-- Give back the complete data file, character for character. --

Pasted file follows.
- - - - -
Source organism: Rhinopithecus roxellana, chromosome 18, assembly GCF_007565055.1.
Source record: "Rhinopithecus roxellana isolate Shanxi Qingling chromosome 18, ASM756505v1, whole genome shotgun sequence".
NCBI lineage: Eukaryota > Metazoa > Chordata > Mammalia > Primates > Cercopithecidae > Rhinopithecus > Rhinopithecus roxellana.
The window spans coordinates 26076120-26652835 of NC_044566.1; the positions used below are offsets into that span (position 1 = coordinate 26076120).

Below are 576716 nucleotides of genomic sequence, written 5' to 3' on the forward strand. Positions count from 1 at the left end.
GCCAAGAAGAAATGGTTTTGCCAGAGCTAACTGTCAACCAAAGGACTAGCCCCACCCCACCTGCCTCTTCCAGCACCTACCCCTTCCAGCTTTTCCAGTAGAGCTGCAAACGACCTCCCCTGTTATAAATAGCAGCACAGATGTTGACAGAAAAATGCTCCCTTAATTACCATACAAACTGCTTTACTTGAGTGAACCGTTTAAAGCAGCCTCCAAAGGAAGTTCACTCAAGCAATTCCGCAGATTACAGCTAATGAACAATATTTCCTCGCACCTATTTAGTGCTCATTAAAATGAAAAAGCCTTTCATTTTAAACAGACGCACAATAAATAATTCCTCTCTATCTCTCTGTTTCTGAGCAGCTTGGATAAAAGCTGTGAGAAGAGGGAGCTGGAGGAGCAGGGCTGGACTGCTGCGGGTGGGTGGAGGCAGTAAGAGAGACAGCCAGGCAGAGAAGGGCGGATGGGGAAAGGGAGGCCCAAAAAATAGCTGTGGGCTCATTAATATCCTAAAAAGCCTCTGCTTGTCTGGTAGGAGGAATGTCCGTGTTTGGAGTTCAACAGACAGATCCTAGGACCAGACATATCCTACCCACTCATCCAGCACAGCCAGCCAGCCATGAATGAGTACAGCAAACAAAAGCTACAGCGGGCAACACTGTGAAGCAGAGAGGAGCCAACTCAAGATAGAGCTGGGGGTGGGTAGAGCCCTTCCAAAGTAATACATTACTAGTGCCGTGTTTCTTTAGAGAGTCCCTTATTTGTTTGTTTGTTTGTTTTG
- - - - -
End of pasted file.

Source organism: Rhinopithecus roxellana, chromosome 18, assembly GCF_007565055.1.
Source record: "Rhinopithecus roxellana isolate Shanxi Qingling chromosome 18, ASM756505v1, whole genome shotgun sequence".
NCBI lineage: Eukaryota > Metazoa > Chordata > Mammalia > Primates > Cercopithecidae > Rhinopithecus > Rhinopithecus roxellana.
The window spans coordinates 26076120-26652835 of NC_044566.1; the positions used below are offsets into that span (position 1 = coordinate 26076120).

Below are 576716 nucleotides of genomic sequence, written 5' to 3' on the forward strand. Positions count from 1 at the left end.
GCCAAGAAGAAATGGTTTTGCCAGAGCTAACTGTCAACCAAAGGACTAGCCCCACCCCACCTGCCTCTTCCAGCACCTACCCCTTCCAGCTTTTCCAGTAGAGCTGCAAACGACCTCCCCTGTTATAAATAGCAGCACAGATGTTGACAGAAAAATGCTCCCTTAATTACCATACAAACTGCTTTACTTGAGTGAACCGTTTAAAGCAGCCTCCAAAGGAAGTTCACTCAAGCAATTCCGCAGATTACAGCTAATGAACAATATTTCCTCGCACCTATTTAGTGCTCATTAAAATGAAAAAGCCTTTCATTTTAAACAGACGCACAATAAATAATTCCTCTCTATCTCTCTGTTTCTGAGCAGCTTGGATAAAAGCTGTGAGAAGAGGGAGCTGGAGGAGCAGGGCTGGACTGCTGCGGGTGGGTGGAGGCAGTAAGAGAGACAGCCAGGCAGAGAAGGGCGGATGGGGAAAGGGAGGCCCAAAAAATAGCTGTGGGCTCATTAATATCCTAAAAAGCCTCTGCTTGTCTGGTAGGAGGAATGTCCGTGTTTGGAGTTCAACAGACAGATCCTAGGACCAGACATATCCTACCCACTCATCCAGCACAGCCAGCCAGCCATGAATGAGTACAGCAAACAAAAGCTACAGCGGGCAACACTGTGAAGCAGAGAGGAGCCAACTCAAGATAGAGCTGGGGGTGGGTAGAGCCCTTCCAAAGTAATACATTACTAGTGCCGTGTTTCTTTAGAGAGTCCCTTATTTGTTTGTTTGTTTGTTTTG